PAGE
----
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October Remainders

Quality over quantity this last month. Still, I could use a little more quantity. Let us know your new subscriptions and follows in the comments.

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Definitions of “inquiry” typically focus on the student’s inquiry. Fine, but I also appreciate Mylène at Shifting Phases’ shifted focus to teacher inquiry:

My definition of “inquiry” as an educational method: it’s the students’ job to inquire into the material, and while they do that, it’s my job to inquire into their thinking.

So she measures the quality of her tasks and instruction by how how much access they grant into her students’ learning. She also shares an organizational strategy that helps her understand which of her tasks grant her the most access. All great.

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Tracy Zager writes in response to several commenters who think this is all obvious and everybody already does it:

I disagree in a big way. My own children come home from school with endless folders of completely useless products. Useless in that they give the teachers no actionable information, no insight into the children’s thinking.

Imagine you had a single piece of student work and were going to talk about it with colleagues for an hour or two. Which pieces of work would lead to rich discussions about students’ thinking and mathematics, and which wouldn’t? If you’d run out of things to talk about in 5 minutes–if the assignment wouldn’t lead to a productive, insightful discussion among teachers–why are we assigning it?

Yeah, practice. Why else? That can’t be the answer for everything.

Most of what I see assigned in schools yields no insight into students’ thinking for teachers.

So I think this is a big, important idea that goes far beyond common sense.

2015 Oct 31. Mylène posts a follow-up, “Who’s Inquiring About What?” and the the last paragraph is a stick of dynamite:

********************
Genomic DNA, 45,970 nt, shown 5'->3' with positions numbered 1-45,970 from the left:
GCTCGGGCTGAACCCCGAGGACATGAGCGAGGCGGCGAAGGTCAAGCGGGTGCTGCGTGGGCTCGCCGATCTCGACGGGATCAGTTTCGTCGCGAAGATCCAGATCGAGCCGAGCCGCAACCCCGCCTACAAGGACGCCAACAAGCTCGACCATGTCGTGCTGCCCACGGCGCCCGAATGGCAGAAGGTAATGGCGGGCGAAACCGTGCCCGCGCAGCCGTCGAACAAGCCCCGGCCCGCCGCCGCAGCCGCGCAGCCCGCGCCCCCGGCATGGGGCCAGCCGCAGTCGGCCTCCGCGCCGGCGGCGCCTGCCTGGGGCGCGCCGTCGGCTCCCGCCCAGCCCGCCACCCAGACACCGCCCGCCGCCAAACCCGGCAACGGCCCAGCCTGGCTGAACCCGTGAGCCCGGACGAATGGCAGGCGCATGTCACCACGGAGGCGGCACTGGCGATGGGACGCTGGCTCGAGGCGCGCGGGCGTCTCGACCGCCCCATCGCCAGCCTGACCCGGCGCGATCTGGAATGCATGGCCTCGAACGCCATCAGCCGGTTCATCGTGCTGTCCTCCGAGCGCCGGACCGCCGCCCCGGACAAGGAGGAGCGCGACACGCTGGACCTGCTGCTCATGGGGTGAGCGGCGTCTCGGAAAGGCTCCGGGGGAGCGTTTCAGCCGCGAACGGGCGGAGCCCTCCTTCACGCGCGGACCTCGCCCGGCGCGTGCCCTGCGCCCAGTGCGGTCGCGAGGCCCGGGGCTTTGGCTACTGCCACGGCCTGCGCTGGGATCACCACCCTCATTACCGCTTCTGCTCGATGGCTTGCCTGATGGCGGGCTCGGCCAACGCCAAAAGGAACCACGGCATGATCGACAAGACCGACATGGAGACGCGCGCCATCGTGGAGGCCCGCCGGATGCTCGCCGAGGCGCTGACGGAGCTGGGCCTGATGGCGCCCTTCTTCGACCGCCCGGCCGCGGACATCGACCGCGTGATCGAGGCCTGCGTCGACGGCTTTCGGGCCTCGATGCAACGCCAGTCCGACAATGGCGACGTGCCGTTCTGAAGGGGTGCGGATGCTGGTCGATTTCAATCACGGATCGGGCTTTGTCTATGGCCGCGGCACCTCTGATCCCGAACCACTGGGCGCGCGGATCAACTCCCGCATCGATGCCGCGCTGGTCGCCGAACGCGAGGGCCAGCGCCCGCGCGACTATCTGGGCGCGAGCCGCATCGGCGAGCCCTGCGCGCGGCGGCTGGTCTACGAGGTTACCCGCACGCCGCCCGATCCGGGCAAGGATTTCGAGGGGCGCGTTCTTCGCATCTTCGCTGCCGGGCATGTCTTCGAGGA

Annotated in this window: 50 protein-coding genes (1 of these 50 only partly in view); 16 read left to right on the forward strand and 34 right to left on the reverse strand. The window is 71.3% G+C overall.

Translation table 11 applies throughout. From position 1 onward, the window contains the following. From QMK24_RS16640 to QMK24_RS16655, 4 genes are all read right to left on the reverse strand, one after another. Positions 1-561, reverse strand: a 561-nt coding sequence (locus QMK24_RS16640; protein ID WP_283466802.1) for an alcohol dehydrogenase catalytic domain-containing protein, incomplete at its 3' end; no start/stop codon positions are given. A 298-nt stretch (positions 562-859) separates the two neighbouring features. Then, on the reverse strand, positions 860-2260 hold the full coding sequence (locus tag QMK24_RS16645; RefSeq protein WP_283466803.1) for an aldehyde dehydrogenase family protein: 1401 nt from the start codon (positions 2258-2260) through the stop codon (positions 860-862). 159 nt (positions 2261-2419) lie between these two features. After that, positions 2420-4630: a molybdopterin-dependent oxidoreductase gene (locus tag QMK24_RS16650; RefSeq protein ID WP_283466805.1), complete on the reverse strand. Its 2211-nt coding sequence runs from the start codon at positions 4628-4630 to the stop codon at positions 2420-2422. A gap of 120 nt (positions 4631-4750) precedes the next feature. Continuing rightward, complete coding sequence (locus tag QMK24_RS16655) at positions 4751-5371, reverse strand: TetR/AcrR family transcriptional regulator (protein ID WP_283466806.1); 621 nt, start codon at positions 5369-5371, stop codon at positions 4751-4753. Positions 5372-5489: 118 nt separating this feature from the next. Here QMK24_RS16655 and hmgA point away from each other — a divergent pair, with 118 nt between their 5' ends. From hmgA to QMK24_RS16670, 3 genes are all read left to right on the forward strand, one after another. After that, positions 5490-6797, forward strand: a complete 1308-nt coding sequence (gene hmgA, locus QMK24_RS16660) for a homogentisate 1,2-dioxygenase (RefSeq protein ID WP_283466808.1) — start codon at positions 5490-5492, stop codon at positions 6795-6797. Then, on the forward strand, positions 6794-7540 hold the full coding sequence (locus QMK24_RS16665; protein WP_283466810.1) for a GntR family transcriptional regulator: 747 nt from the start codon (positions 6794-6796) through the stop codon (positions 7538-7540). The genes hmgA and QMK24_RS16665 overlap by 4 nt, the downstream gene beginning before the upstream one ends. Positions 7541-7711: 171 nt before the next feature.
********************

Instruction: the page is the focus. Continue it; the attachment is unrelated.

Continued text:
Want to help me improve? Here’s the help I could really use. If you were one of the people whose first reaction to my original post was “I already know that” — either I already know that to be true, or I already know that to be false… what would have helped you respond with curiosity and perplexity, adding your idea as a valuable one of many? If that was your response, what made it work?

2015 Nov 11. Also make sure you read (at least) the intro to a paper linked by Brian Frank that coins the term Discovery Teaching.

Russell Davies, all the way back in 2006, in a post called How to Be Interesting:

The way to be interesting is to be interested. You’ve got to find what’s interesting in everything, you’ve got to be good at noticing things, you’ve got to be good at listening. If you find people (and things) interesting, they’ll find you interesting.

A teacher emailed me after my workshop at the Alaska State Math & Science Conference:

As I mentioned after your session, I watched your CUE talk and have since worked to cultivate my Feedly account to provide more perplexing math content, inspiration, and lesson ideas. I have followed ed-tech and blended learning resources on Twitter for years, but am looking to expand my resources for engaging and interesting math content.

So I’m going to share a certain set of blogs. I follow these blogs with so much devotion, I’d be surprised if I’ve missed more than a handful of their posts since I first started following. And I’ve been following some of them for close to ten years. Some are written by math teachers but most aren’t. They share two features in common:

  1. They link. Much of their content isn’t original, and little of it relates directly to math or pedagogy, but they share links that reliably light up the cluster of my neurons that loves to design lessons for kids. (A tech blogger inspired my Joulies lesson, for instance.)